amazingthailand is offline   Reply With Quote
Old Nov 14, 2005, 3:28 PM   #8
Senior Member
Join Date: Oct 2003
Location: Indian Rocks Beach, FL
Posts: 4,036

An LCD allows you to frame a shot more efficiently so you don't have to crop as much. Most optical finders show only 80-85% of the image. And you can see enough detail in subdued lighting to take the picture when the shot is right.

But many LCDs are difficult to see in bright sunlight. That was one of the negatives in the dpreview review of the F10. Without an optical finder you often have to generally frame the image and then look directly at the target to get the shot you want. Since you have to allow some slop for not looking at the actual framing when you depress the shutter you are back to cropping – probably more than you would with an optical finder.

Even with only a 3X zoom it is hard to acquire a moving target with the LCD. Someone wrote a post on another board about taking his Casio Z750 to his son's Little League game. He said he hadn't understood why everyone was saying you needed an optical finder until he tried to take some shots at the baseball game. Until he started using the optical finder he couldn't pick up the action fast enough to get the shots on time.

The F10 is an excellent little camera. I prefer manual controls, but you can work around most things with spot metering, fill flash, EV shift etc. I might have bought an F10 if it had an optical finder or even a transreflective LCD. But I live in Florida where the sun is an almost constant problem. If you don't shoot toddlers or ball games you wouldn't have an acquisition problem and if you don't live in a sunny climate the LCD would be useable most of the time. Most people seem to do OK without an optical finder.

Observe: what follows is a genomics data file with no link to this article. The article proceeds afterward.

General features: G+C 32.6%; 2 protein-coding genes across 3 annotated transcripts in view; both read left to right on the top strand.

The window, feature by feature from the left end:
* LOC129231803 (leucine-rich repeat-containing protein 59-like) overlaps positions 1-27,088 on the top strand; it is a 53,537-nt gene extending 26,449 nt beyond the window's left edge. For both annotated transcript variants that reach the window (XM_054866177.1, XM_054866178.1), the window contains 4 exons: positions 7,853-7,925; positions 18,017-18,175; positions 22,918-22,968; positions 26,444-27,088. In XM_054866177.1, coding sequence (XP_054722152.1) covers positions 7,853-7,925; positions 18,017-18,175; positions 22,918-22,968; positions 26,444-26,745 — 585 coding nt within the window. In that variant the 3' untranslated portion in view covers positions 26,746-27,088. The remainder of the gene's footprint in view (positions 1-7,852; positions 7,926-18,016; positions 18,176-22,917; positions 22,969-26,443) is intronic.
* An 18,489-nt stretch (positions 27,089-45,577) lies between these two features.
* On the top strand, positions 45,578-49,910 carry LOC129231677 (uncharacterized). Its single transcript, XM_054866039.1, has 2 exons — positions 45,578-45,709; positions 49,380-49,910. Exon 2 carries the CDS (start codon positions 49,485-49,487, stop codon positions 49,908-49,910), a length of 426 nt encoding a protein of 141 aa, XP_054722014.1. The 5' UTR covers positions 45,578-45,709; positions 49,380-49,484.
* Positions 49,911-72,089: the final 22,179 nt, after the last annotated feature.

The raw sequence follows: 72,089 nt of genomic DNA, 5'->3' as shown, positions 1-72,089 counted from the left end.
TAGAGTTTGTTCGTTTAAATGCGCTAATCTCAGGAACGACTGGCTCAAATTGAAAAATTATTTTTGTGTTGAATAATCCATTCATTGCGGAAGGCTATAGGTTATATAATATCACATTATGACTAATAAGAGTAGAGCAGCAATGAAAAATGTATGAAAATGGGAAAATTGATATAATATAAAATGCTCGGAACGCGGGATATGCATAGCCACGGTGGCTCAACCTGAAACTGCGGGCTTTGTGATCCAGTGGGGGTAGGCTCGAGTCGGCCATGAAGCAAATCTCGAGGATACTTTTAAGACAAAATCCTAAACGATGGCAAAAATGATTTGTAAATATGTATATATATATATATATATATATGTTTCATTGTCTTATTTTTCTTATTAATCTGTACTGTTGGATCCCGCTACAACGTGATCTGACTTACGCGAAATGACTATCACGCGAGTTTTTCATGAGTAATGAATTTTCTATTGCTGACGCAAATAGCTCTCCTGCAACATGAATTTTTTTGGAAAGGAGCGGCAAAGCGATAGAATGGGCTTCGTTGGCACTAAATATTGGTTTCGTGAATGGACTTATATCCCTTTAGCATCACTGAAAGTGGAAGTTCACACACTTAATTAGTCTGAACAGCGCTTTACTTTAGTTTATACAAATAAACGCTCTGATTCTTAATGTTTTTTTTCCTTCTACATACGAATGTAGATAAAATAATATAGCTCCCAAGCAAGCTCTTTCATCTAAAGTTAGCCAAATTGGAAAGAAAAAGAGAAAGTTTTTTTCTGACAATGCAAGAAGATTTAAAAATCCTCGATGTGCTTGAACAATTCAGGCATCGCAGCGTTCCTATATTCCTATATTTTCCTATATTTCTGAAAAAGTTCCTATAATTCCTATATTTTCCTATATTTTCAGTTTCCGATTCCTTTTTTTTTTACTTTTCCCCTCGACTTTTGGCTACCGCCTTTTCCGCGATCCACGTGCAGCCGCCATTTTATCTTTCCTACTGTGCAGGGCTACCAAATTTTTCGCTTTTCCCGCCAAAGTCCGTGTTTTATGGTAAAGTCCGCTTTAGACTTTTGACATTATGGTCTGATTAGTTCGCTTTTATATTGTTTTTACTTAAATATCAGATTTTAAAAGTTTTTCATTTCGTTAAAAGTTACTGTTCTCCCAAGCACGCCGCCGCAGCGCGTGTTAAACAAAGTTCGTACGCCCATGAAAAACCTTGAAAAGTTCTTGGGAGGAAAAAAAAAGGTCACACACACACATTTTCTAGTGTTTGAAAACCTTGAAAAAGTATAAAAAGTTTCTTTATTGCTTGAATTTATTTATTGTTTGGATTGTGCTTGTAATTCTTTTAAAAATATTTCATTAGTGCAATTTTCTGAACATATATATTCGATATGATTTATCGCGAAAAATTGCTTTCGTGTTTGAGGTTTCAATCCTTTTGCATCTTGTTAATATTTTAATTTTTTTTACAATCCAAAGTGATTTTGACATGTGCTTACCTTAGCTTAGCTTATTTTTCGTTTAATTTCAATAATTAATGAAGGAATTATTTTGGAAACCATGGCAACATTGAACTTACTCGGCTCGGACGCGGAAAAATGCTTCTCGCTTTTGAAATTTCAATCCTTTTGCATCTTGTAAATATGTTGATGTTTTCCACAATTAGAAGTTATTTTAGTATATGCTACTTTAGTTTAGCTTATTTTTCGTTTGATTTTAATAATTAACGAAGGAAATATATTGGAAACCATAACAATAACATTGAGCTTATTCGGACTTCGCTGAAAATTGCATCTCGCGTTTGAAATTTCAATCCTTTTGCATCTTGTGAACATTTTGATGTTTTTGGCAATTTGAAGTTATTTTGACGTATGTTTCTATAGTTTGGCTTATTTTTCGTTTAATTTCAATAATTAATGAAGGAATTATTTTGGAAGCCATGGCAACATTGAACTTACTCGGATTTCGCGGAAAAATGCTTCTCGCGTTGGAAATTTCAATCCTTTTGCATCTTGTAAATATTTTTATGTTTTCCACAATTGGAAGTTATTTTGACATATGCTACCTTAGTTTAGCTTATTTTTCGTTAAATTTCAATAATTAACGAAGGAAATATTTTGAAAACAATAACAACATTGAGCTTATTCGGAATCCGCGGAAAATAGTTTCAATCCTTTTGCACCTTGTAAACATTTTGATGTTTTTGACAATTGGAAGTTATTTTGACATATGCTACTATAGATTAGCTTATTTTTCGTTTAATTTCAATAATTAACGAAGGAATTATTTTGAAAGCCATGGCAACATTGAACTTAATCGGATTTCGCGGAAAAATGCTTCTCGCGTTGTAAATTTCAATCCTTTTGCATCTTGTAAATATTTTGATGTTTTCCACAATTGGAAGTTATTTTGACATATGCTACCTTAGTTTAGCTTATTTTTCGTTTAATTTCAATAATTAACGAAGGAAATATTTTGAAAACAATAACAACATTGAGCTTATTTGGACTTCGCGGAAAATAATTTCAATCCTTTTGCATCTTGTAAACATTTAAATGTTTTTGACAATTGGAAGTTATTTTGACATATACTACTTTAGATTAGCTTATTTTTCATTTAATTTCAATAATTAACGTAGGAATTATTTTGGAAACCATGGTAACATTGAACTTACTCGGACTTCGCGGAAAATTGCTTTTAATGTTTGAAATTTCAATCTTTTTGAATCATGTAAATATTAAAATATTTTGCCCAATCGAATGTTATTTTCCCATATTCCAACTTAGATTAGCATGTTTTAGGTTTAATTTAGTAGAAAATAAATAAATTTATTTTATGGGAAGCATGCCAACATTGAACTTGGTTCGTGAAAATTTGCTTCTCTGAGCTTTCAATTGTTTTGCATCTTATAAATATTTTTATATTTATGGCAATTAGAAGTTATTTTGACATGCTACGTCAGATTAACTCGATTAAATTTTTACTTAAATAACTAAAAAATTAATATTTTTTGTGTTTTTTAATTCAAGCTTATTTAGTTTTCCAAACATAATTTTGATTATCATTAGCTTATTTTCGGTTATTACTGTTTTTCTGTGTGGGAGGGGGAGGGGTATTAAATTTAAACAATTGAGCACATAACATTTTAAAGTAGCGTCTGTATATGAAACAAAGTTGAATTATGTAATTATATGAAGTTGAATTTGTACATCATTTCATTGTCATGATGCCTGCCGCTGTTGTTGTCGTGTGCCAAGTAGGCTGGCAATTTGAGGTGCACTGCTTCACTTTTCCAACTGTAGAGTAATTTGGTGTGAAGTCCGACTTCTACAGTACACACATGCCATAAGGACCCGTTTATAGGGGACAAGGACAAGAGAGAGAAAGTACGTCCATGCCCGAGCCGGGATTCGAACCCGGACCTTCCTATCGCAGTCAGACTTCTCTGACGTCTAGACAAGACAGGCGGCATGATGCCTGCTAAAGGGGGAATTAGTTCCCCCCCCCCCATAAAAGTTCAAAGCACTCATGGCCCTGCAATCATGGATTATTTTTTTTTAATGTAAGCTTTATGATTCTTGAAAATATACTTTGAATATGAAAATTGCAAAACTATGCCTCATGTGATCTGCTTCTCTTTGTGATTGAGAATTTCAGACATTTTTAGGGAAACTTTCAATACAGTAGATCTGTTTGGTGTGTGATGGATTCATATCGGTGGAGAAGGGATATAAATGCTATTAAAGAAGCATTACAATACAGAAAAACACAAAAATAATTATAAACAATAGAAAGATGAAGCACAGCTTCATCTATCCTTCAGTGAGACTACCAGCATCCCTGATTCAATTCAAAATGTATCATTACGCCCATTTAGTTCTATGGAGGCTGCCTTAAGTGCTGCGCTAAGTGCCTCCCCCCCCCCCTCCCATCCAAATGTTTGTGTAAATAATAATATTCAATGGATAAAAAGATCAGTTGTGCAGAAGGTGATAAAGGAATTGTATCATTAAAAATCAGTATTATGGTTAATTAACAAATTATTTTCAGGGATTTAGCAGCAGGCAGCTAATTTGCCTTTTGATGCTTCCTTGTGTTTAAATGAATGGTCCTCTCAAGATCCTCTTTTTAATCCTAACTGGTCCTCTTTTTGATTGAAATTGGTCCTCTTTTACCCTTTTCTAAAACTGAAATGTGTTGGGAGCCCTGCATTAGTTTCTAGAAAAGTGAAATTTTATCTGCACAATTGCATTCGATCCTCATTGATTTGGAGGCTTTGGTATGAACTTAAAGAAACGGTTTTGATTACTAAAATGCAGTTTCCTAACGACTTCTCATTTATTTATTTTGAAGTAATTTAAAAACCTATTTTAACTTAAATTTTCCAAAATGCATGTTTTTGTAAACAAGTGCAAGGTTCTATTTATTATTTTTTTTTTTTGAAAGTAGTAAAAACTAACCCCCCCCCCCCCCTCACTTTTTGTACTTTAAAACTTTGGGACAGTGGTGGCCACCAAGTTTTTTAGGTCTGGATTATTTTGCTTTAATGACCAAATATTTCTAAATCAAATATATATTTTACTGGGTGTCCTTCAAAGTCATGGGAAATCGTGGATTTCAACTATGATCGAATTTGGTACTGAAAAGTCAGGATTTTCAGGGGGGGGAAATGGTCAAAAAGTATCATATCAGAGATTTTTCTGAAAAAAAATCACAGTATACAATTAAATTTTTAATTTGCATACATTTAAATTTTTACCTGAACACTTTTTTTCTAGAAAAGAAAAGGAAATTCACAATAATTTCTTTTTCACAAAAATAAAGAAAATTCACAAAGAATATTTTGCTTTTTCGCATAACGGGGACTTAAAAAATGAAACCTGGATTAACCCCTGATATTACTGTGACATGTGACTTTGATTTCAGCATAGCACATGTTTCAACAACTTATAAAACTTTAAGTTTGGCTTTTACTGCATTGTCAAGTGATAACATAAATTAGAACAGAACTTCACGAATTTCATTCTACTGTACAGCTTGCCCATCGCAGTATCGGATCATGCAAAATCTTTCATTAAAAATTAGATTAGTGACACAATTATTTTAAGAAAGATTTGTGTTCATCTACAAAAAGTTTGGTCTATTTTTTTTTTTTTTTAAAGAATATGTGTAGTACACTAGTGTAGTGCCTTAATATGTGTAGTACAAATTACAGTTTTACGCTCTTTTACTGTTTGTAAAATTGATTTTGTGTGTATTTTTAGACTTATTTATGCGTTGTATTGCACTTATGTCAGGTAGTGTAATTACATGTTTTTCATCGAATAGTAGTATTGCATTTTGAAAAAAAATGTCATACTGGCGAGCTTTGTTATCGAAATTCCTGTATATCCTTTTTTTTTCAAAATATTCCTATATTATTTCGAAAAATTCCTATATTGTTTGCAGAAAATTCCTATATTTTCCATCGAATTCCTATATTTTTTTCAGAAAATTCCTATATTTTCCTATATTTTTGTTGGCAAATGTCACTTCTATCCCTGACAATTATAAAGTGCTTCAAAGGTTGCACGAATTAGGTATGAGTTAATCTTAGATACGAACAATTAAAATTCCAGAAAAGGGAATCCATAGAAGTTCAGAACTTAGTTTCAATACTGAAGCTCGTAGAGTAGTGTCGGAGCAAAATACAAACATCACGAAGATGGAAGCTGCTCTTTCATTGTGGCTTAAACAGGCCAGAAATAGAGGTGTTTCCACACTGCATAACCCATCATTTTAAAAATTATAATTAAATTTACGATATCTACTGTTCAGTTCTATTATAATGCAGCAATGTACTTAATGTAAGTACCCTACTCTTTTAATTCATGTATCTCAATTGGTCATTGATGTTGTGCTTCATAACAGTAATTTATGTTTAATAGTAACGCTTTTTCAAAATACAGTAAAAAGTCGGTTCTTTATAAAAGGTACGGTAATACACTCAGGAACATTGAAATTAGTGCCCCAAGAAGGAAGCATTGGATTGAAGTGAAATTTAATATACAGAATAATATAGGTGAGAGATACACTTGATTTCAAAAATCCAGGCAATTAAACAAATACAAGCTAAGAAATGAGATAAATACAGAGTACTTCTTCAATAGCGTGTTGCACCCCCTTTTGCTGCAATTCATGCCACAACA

slipe is offline   Reply With Quote
Old Nov 14, 2005, 5:25 PM   #9
Junior Member
Join Date: Nov 2005
Posts: 18

Yep, the one with a moving target is a very good reason.
The LCD's position is moving in the field of view (and for the same angle made by the target you must move a lot more the LCD than the viewfinder). The eyes/brain will firstly follow the screen, then process to see what is on it. And if is a big amplitude movement, it may require to move also the head, which must be corelated with hands/camera movement.
About strong light, even with the most reflective screen, I never look directly at the target, instead I try to shade somehow the LCD: if the light is so strong, the exposure is short so the camera can be held one hand only, the other one shading the screen.
About the steadier position with the camera against the forhead/nose: an interesting thing is that if currently small cameras don't have a viewfinder anymore they start having optical stabilization, even at low focals.

P.S. I'm very nearsighted, so I keep the screen very close to my eyes, a small LCD is like a big EVF to me
viggen is offline   Reply With Quote

Thread Tools Search this Thread
Search this Thread:

Advanced Search

Posting Rules
You may not post new threads
You may not post replies
You may not post attachments
You may not edit your posts

BB code is On
Smilies are On
[IMG] code is On
HTML code is Off
Trackbacks are Off
Pingbacks are Off
Refbacks are Off

All times are GMT -5. The time now is 1:09 PM.